Carole Boston Weatherford, illus. by Jamey Christoph. Albert Whitman, $16.99 (32p) ISBN 978-0-8075-3017-7

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Weatherford’s (Leontyne Price: Voice of a Century) spare, lyrically formatted prose combines with Christoph’s (the Origami Science Adventures series) stylized illustrations to tell the story of 20th-century African-American Renaissance man Gordon Parks. The present-tense narrative takes readers from the birth Parks barely survived through the odd jobs of his early years to his adulthood as a self-taught photographer and later novelist, musician, photojournalist, and director. Troubled by what he sees in the nation’s capital, “Park vows to lay bare racism/ with his lens.” His iconic 1942 photograph, “American Gothic,” depicts African-American cleaning woman Ella Watson, broom in one hand and mop in another, the U.S. flag as her backdrop. “She knows all too well/ that the opportunities/ the flag symbolizes are denied her/ because of skin color.” Christoph’s spreads echo the pared narrative with a muted palette and modest styling, but their impact is powerful. One shows Parks observing black families who live in rundown alley dwellings as the shiny, white U.S. Capitol building looms in the distance. An afterword fleshes out Parks’s story and includes a few b&w photos he took, including “American Gothic.” Ages 5–8. (Feb.)

Reviewed on 12/19/2014 | Details & Permalink

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Seeker

Arwen Elys Dayton. Delacorte, $18.99 (448p) ISBN 978-0-385-74407-2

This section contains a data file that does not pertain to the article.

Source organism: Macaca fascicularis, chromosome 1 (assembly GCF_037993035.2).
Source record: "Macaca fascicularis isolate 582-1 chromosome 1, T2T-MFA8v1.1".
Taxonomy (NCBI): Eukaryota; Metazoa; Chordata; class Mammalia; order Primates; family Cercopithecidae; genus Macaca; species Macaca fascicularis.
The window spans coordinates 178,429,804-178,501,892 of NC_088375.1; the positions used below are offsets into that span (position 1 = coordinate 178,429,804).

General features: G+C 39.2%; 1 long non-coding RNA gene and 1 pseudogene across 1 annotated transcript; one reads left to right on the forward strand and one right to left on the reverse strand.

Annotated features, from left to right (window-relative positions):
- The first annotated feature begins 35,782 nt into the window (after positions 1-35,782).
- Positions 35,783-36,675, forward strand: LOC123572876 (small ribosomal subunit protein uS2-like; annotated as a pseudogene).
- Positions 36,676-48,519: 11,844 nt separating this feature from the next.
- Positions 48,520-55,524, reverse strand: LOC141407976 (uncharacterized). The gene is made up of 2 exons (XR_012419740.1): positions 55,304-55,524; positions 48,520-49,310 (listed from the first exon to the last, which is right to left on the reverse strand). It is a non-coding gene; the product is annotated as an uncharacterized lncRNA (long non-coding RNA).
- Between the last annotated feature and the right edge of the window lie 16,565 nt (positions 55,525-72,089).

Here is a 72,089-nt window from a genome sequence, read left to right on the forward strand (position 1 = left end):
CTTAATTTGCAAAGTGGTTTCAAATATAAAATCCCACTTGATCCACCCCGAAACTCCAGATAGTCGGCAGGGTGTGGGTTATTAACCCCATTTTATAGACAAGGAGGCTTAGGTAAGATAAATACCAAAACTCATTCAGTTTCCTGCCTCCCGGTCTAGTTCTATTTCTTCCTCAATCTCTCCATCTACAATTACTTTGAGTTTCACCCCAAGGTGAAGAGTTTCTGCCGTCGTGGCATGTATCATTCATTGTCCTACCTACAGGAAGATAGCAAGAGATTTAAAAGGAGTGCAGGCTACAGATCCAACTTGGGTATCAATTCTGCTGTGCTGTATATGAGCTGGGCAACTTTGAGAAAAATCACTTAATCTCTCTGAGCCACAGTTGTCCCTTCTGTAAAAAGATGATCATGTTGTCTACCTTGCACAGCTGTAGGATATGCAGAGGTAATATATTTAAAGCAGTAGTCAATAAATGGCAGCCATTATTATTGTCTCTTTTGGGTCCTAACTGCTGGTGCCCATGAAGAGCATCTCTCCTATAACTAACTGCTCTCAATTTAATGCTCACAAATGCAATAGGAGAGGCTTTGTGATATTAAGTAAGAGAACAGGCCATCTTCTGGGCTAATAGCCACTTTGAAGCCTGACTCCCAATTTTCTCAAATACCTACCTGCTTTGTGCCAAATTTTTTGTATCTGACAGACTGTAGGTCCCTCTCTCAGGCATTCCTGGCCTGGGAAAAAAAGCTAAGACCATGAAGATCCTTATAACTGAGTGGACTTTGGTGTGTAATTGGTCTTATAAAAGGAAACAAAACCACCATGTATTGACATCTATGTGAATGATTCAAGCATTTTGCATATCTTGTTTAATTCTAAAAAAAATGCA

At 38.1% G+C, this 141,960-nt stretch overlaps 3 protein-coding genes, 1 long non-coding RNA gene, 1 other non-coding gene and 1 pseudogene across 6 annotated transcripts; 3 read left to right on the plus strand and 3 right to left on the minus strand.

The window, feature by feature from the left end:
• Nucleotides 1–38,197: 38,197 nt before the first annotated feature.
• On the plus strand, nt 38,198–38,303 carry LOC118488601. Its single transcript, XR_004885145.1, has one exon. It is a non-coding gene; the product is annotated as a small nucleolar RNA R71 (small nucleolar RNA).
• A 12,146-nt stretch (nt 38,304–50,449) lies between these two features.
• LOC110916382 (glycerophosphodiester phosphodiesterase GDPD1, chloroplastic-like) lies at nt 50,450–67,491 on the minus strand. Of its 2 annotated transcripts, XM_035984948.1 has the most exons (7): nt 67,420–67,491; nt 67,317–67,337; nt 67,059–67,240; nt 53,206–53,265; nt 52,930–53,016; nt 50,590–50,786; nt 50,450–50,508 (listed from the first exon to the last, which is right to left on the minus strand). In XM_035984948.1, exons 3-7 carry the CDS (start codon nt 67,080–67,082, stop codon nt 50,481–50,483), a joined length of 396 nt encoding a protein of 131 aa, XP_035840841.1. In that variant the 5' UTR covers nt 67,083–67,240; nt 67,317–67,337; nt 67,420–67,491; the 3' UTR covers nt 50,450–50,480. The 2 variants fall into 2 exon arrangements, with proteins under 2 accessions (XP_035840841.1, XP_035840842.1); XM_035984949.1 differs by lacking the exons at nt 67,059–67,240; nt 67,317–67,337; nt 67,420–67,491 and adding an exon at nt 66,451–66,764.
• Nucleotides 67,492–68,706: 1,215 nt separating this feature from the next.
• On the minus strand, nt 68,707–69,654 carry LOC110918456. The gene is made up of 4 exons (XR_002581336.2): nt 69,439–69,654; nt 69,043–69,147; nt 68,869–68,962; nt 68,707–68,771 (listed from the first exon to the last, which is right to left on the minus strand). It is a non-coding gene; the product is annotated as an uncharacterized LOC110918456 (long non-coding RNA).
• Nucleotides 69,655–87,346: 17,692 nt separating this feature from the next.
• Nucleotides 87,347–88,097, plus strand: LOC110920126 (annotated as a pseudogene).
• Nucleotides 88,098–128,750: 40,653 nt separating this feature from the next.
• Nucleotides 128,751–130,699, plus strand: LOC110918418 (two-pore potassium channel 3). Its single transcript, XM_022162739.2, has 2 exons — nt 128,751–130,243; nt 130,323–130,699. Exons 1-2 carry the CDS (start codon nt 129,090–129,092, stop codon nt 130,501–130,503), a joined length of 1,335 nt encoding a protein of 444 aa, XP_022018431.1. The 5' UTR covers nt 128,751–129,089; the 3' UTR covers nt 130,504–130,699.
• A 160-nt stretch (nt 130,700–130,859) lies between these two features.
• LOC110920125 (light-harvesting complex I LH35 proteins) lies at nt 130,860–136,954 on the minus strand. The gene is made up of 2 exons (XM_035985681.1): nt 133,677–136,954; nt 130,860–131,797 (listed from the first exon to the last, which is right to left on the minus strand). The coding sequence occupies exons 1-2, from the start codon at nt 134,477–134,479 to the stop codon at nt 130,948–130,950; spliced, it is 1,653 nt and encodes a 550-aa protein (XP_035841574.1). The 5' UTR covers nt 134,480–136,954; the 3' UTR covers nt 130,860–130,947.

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In this powerful beginning to a complex family saga, 15-year-old Quin Kincaid, her biracial cousin Shinobu MacBain, and their friend John Hart train on the Kincaid family’s Scottish estate to become Seekers, warriors who slip through space and time. Historically, Seekers used their powers and weapons—chameleon whipswords and nightmarish, sanity-stripping disruptors—to right wrongs. When Quin and Shinobu venture on their first mission, they find they’re destined to be assassins for Quin’s brutal, manipulative father. The novel’s appeal lies less in the slightly futuristic, slightly alternate-history setting, than in the way the nascent Seekers cope with betrayal: Quin and Shinobu flee to Hong Kong, where Quin chooses a path of therapeutic amnesia, and Shinobu plunges into drug use and dangerous salvage diving. Meanwhile, John risks becoming what he most despises as he seeks revenge and possession of his family’s “athame,” the tool that allows Seekers to cut through the fabric of reality. Worldbuilding can be sketchy, but Dayton (Resurrection) excels at creating memorable characters, among them Maud, the “Young Dread,” an ageless child whose mysterious clan is linked to the Seekers. Ages 14–up. Agent: Jodi Reamer, Writers House. (Feb.)